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Not All Piggybacks Are Equal: A Retrospective Cohort Analysis of Variation in Anhepatic Transcaval Pressure Gradient and Acute Kidney Injury During Liver Transplant

Oliver, CM; Fabes, J; Ingram, N; Rahman, S; Krzanicki, D; Spiro, M; (2021) Not All Piggybacks Are Equal: A Retrospective Cohort Analysis of Variation in Anhepatic Transcaval Pressure Gradient and Acute Kidney Injury During Liver Transplant. Experimental and Clinical Transplantation , 19 (6) pp. 539-544. 10.6002/ect.2021.0050. Green open access

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Abstract

Objectives: Complete inferior vena cava clamping in caval replacement during liver transplant is associated with substantial physiological derangement and postoperative morbidity. Partial clamping in the piggyback technique may be relatively protective, but evidence is lacking. Having observed substantial variation in transhepatic inferior vena cava pressure gradient with piggyback, we hypothesized that the causative mechanism is the extent of caval clamping rather than the surgical approach. Materials and Methods: We used internal jugular and femoral catheters to estimate suprahepatic and infrahepatic inferior vena cava pressures during clamping. Pressure gradients were calculated, and distributions were compared by surgical technique. We estimated adjusted odds ratios for pressure gradient on acute kidney injury at 72 hours. Results: In 115 case records, we observed substantial variation in maximum pressure gradient; median values were 18.0 mm Hg (interquartile range, 8.0-25.0 mm Hg) with the piggyback technique and 24.0 mm Hg (interquartile range, 19.5-27.0 mm Hg) with caval replacement. Incidence of acute kidney injury was 25% (29 patients). Pressure gradient was linearly associated with probability of acute kidney injury (odds ratio, 1.06; 95% CI, 1.01-1.13). Conclusions: We report 2 novel findings. (1) Anhepatic inferior vena cava pressure gradient varied substantially in individuals undergoing piggyback, and (2) gradient was positively associated with early acute kidney injury. We hypothesize that this (unmeasured) variation explains the conflicting findings of previous studies that compared surgical techniques. Also, we propose that caval pressure gradient could be routinely assessed to optimize real-time piggyback clamp position during liver transplant surgery.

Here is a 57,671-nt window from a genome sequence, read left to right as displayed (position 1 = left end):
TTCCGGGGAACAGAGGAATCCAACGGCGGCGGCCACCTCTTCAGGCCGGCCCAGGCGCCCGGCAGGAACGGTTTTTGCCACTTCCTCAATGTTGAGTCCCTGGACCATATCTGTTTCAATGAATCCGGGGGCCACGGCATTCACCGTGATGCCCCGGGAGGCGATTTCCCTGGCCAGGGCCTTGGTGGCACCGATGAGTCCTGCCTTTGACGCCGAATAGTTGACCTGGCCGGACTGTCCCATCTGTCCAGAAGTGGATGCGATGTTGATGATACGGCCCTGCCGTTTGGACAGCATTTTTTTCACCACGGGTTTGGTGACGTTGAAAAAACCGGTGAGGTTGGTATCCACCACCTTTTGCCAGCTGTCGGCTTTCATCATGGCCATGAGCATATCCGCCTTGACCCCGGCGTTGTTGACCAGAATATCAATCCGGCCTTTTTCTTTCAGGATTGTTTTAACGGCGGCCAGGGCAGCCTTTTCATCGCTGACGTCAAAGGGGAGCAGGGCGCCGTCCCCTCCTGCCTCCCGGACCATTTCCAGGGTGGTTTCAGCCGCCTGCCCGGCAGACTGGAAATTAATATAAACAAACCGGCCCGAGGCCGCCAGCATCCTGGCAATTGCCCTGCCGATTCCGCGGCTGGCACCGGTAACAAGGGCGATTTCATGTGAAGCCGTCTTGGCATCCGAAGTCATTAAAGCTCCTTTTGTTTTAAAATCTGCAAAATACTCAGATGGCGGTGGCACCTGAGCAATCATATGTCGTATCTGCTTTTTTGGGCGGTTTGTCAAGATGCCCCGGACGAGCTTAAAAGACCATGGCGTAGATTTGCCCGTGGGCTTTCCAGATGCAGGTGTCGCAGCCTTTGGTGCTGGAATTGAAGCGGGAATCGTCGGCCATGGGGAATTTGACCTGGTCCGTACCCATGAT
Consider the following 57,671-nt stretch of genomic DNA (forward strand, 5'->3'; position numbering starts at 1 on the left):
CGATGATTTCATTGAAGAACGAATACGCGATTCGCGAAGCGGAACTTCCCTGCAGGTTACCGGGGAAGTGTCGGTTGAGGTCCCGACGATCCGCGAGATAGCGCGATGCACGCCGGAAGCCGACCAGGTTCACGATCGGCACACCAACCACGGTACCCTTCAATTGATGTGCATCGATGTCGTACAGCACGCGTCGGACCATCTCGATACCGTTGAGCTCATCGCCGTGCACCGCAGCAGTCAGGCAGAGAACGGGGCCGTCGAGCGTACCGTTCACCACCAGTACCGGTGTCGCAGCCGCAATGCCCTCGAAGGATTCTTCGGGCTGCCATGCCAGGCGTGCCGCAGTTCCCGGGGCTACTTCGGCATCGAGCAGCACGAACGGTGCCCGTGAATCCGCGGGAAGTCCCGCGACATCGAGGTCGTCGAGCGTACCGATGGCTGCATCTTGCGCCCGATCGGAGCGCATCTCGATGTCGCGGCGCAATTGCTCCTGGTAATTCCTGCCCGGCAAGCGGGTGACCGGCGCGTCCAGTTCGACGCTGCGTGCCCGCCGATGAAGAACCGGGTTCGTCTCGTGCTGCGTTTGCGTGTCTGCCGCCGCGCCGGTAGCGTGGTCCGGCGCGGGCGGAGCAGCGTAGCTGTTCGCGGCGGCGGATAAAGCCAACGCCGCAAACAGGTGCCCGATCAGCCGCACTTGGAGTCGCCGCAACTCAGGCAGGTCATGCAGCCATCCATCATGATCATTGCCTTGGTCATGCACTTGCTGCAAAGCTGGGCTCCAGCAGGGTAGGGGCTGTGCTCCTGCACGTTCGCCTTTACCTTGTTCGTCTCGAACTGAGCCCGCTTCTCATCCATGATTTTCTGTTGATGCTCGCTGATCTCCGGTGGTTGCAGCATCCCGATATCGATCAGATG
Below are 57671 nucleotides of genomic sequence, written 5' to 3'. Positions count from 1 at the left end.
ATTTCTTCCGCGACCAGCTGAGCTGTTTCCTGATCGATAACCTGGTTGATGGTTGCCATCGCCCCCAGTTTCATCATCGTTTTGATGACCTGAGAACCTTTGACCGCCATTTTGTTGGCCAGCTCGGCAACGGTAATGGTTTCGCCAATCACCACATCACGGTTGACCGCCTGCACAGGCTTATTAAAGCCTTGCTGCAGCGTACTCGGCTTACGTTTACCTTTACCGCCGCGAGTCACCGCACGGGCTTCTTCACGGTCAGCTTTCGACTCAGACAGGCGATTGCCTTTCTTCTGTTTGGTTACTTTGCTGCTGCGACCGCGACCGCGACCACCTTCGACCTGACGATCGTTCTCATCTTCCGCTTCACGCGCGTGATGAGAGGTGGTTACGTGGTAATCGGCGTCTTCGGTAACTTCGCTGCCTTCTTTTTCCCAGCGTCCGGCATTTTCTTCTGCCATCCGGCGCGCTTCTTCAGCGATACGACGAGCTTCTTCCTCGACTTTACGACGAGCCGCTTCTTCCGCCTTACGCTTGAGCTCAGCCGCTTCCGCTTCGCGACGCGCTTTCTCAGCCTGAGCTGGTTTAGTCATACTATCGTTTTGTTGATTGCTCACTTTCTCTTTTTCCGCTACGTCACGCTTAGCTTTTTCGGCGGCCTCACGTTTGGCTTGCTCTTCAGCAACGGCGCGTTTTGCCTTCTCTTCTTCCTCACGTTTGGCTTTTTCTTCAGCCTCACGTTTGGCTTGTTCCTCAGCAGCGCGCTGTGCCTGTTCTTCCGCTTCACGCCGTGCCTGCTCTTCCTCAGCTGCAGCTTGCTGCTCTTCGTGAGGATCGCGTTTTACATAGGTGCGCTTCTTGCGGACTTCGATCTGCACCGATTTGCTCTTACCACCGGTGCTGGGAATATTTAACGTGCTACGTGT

Type: Article
Title: Not All Piggybacks Are Equal: A Retrospective Cohort Analysis of Variation in Anhepatic Transcaval Pressure Gradient and Acute Kidney Injury During Liver Transplant
Open access status: An open access version is available from UCL Discovery
DOI: 10.6002/ect.2021.0050
Publisher version: http://dx.doi.org/10.6002/ect.2021.0050
Language: English
Additional information: This version is the author accepted manuscript. For information on re-use, please refer to the publisher’s terms and conditions.
Keywords: Anhepatic inferior vena cava pressure gradient, Caval replacement, Clamp position, VENA-CAVA, COMPLICATIONS, PRESERVATION, FREQUENCY, BYPASS
UCL classification: UCL
UCL > Provost and Vice Provost Offices > School of Life and Medical Sciences
UCL > Provost and Vice Provost Offices > School of Life and Medical Sciences > Faculty of Medical Sciences
UCL > Provost and Vice Provost Offices > School of Life and Medical Sciences > Faculty of Medical Sciences > Div of Surgery and Interventional Sci
UCL > Provost and Vice Provost Offices > School of Life and Medical Sciences > Faculty of Medical Sciences > Div of Surgery and Interventional Sci > Department of Surgical Biotechnology
URI: https://discovery.ucl.ac.uk/id/eprint/10131012
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